The American export of a mad day of shopping after Thanksgiving, a.k.a. Black Friday, seems to have spread itself right across the globe; but is it possible that retailers are just using it to cash-in on consumers’ obsession to land ‘bargains’?
I once heard someone say “Everyone likes a bargain but nobody likes to be cheated”; but you can still lose out unless you do your homework properly. Did you know that buying an £150 coffeemaker you don’t need for £75 is not saving £75? You have just wasted £75! So if you are going on some Black Friday shopping, i’ll advise you to make a list, check it twice and stick to the list. Otherwise you might return home with lots of unneeded items and a new set of bills to pay – just as you’re getting into the festive season.
Have you ever wondered how retailers who advertise a £500 Smart TV for a Black Friday price of only £299 make any profit? Well i recently came across the term ‘derivatives’ in relation to retail. Lower-quality versions of popular products specifically made for Black Friday are known as derivatives. These inferior versions are typically made with cheaper materials and parts that enable retailers to offer them at such low prices.
Since retailer are so good in their marketing methods, you may be wondering how can you spot a derivative? One way is to take the model number and search for it online. If the results you get are Black Friday ads and you can’t find any reviews, chances are it’s a derivative. Mind you, the TV may be good in its own rights but there’s just no way to know and that’s the chance you have to take. If you’re focused just on price, this may be a ggood deal for you. If you’re looking for a set with good performance and reliability, you might be better off spending a bit more.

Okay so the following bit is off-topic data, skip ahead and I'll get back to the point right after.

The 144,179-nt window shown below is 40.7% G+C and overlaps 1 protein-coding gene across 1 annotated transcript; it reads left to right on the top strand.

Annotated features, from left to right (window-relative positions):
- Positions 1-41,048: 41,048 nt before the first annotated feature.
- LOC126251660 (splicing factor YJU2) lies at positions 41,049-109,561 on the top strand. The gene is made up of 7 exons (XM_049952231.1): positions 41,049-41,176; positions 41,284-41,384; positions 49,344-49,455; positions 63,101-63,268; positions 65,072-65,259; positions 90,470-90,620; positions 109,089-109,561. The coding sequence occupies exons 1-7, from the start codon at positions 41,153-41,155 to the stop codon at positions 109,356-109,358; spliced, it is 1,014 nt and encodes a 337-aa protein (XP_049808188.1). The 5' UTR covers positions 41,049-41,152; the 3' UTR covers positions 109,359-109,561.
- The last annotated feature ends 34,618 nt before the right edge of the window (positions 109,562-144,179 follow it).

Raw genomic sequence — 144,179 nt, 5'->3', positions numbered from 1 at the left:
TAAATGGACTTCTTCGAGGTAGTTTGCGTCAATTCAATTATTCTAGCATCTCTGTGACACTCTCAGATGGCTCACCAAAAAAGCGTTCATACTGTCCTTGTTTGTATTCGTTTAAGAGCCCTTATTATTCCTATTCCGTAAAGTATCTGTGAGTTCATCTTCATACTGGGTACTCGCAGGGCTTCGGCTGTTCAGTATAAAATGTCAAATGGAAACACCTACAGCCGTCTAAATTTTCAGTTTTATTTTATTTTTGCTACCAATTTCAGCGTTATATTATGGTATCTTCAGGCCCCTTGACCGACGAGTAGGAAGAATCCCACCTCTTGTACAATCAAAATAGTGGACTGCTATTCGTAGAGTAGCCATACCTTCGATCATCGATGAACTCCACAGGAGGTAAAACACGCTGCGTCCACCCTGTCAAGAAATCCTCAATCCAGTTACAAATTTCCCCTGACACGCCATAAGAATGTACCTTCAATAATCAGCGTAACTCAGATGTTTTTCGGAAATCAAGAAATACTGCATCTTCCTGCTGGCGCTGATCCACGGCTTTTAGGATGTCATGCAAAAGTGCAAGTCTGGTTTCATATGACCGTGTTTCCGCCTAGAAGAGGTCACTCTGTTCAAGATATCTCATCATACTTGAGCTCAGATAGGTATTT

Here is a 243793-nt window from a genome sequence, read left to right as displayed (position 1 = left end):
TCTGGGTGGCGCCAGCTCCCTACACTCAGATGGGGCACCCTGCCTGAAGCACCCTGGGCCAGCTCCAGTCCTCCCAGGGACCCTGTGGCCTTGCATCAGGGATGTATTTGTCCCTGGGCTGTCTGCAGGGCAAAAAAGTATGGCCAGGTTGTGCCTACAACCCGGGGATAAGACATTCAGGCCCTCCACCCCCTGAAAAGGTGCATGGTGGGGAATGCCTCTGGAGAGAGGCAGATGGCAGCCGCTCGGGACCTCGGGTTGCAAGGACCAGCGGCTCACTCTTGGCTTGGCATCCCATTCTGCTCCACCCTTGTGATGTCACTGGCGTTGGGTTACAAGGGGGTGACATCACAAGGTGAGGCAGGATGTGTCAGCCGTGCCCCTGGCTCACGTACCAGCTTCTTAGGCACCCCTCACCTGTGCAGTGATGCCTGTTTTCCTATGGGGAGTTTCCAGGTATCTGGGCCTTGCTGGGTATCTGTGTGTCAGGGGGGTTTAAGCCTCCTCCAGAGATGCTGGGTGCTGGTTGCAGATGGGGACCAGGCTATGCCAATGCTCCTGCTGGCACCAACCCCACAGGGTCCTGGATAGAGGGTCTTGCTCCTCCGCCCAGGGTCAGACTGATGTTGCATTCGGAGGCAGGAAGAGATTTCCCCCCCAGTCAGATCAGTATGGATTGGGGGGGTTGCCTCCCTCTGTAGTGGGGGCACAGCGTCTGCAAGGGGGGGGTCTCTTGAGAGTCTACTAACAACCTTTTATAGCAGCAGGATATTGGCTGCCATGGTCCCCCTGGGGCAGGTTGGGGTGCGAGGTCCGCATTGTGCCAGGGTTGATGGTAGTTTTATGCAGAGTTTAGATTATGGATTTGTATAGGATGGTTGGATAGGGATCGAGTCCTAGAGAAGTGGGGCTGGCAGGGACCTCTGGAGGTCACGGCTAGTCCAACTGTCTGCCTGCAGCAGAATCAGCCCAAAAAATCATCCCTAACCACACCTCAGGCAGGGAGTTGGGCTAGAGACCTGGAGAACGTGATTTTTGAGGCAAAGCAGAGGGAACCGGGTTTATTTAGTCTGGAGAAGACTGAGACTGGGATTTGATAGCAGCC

Not everyone of us wants to go out and battle the crowds at popular retailers to get our Black Friday shopping done. With the current technology, you don’t even need to leave your bed to get in on the Black Friday action but you still you need to be weary of online fraudsters. Try and do the following:
- Use well-established, trusted websites, which are much easier to find without havin to go there via search engines.
- Watch out for signs of flawed authenticity such as wording or formatting errors which are symptomatic of fake websites.
- Only shop on locations that are encrypted, demonstrated by the ‘https’ prefix in a retailer’s website and a padlock symbol in the browser.
- Keep an eye out for phishing emails. These usually appear to come from well-known brands and may ask for personal or financial information – something a retailer would never normally do.
The above are not just for Black Friday shopping. With the festive season upon us, you can use this knowledge as part of your arsenal. Happy hunting!Niyi Adeoshun
Money Management Coach
Author of "The Price of Financial Freedom"
(3 Essential Steps for Breaking the Cycle of Debt)